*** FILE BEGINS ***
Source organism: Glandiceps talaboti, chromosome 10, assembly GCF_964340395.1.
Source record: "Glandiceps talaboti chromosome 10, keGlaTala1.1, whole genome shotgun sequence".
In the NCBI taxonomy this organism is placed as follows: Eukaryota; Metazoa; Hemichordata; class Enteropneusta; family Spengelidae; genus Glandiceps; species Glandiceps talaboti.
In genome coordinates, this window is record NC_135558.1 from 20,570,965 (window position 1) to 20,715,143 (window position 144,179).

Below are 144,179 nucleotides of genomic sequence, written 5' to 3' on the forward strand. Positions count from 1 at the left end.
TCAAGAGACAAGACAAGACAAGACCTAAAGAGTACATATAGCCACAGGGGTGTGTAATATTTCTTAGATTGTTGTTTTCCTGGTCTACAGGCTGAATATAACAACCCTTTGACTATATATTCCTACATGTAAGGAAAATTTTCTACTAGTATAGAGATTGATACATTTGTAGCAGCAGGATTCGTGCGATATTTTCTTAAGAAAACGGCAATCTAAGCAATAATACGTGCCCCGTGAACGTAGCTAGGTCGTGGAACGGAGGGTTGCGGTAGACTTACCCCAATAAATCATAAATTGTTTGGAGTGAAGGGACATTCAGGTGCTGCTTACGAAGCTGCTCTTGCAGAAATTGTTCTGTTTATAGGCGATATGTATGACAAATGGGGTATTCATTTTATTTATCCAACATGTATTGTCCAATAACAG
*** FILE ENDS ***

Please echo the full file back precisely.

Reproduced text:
Source organism: Glandiceps talaboti, chromosome 10, assembly GCF_964340395.1.
Source record: "Glandiceps talaboti chromosome 10, keGlaTala1.1, whole genome shotgun sequence".
In the NCBI taxonomy this organism is placed as follows: Eukaryota; Metazoa; Hemichordata; class Enteropneusta; family Spengelidae; genus Glandiceps; species Glandiceps talaboti.
In genome coordinates, this window is record NC_135558.1 from 20,570,965 (window position 1) to 20,715,143 (window position 144,179).

Below are 144,179 nucleotides of genomic sequence, written 5' to 3' on the forward strand. Positions count from 1 at the left end.
TCAAGAGACAAGACAAGACAAGACCTAAAGAGTACATATAGCCACAGGGGTGTGTAATATTTCTTAGATTGTTGTTTTCCTGGTCTACAGGCTGAATATAACAACCCTTTGACTATATATTCCTACATGTAAGGAAAATTTTCTACTAGTATAGAGATTGATACATTTGTAGCAGCAGGATTCGTGCGATATTTTCTTAAGAAAACGGCAATCTAAGCAATAATACGTGCCCCGTGAACGTAGCTAGGTCGTGGAACGGAGGGTTGCGGTAGACTTACCCCAATAAATCATAAATTGTTTGGAGTGAAGGGACATTCAGGTGCTGCTTACGAAGCTGCTCTTGCAGAAATTGTTCTGTTTATAGGCGATATGTATGACAAATGGGGTATTCATTTTATTTATCCAACATGTATTGTCCAATAACAG